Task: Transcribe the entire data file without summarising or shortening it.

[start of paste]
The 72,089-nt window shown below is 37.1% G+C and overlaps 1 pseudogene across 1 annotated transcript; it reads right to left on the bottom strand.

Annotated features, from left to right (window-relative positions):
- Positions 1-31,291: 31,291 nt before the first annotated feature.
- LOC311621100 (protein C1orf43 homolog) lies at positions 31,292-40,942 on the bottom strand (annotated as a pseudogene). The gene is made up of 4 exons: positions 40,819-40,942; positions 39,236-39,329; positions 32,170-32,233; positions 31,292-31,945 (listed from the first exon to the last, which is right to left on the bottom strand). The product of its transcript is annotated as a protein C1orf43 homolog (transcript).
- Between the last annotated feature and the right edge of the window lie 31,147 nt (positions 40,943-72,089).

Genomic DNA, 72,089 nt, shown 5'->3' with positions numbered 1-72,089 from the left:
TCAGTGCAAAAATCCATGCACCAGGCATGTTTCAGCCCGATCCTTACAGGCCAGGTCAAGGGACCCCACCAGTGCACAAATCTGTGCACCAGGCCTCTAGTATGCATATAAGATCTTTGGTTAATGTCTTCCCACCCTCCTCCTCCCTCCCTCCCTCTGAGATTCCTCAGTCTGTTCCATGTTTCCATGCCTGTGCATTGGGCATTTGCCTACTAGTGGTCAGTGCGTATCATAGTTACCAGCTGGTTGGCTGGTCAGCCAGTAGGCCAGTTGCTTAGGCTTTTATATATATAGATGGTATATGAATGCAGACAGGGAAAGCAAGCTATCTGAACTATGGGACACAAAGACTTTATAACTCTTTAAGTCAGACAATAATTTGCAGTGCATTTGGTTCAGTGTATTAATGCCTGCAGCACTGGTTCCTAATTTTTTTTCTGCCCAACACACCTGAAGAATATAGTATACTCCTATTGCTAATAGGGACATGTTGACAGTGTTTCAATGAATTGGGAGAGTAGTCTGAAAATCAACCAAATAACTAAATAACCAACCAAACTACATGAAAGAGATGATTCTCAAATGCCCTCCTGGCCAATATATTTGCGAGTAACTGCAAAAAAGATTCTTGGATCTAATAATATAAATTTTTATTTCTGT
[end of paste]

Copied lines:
The 72,089-nt window shown below is 37.1% G+C and overlaps 1 pseudogene across 1 annotated transcript; it reads right to left on the bottom strand.

Annotated features, from left to right (window-relative positions):
- Positions 1-31,291: 31,291 nt before the first annotated feature.
- LOC311621100 (protein C1orf43 homolog) lies at positions 31,292-40,942 on the bottom strand (annotated as a pseudogene). The gene is made up of 4 exons: positions 40,819-40,942; positions 39,236-39,329; positions 32,170-32,233; positions 31,292-31,945 (listed from the first exon to the last, which is right to left on the bottom strand). The product of its transcript is annotated as a protein C1orf43 homolog (transcript).
- Between the last annotated feature and the right edge of the window lie 31,147 nt (positions 40,943-72,089).

Genomic DNA, 72,089 nt, shown 5'->3' with positions numbered 1-72,089 from the left:
TCAGTGCAAAAATCCATGCACCAGGCATGTTTCAGCCCGATCCTTACAGGCCAGGTCAAGGGACCCCACCAGTGCACAAATCTGTGCACCAGGCCTCTAGTATGCATATAAGATCTTTGGTTAATGTCTTCCCACCCTCCTCCTCCCTCCCTCCCTCTGAGATTCCTCAGTCTGTTCCATGTTTCCATGCCTGTGCATTGGGCATTTGCCTACTAGTGGTCAGTGCGTATCATAGTTACCAGCTGGTTGGCTGGTCAGCCAGTAGGCCAGTTGCTTAGGCTTTTATATATATAGATGGTATATGAATGCAGACAGGGAAAGCAAGCTATCTGAACTATGGGACACAAAGACTTTATAACTCTTTAAGTCAGACAATAATTTGCAGTGCATTTGGTTCAGTGTATTAATGCCTGCAGCACTGGTTCCTAATTTTTTTTCTGCCCAACACACCTGAAGAATATAGTATACTCCTATTGCTAATAGGGACATGTTGACAGTGTTTCAATGAATTGGGAGAGTAGTCTGAAAATCAACCAAATAACTAAATAACCAACCAAACTACATGAAAGAGATGATTCTCAAATGCCCTCCTGGCCAATATATTTGCGAGTAACTGCAAAAAAGATTCTTGGATCTAATAATATAAATTTTTATTTCTGT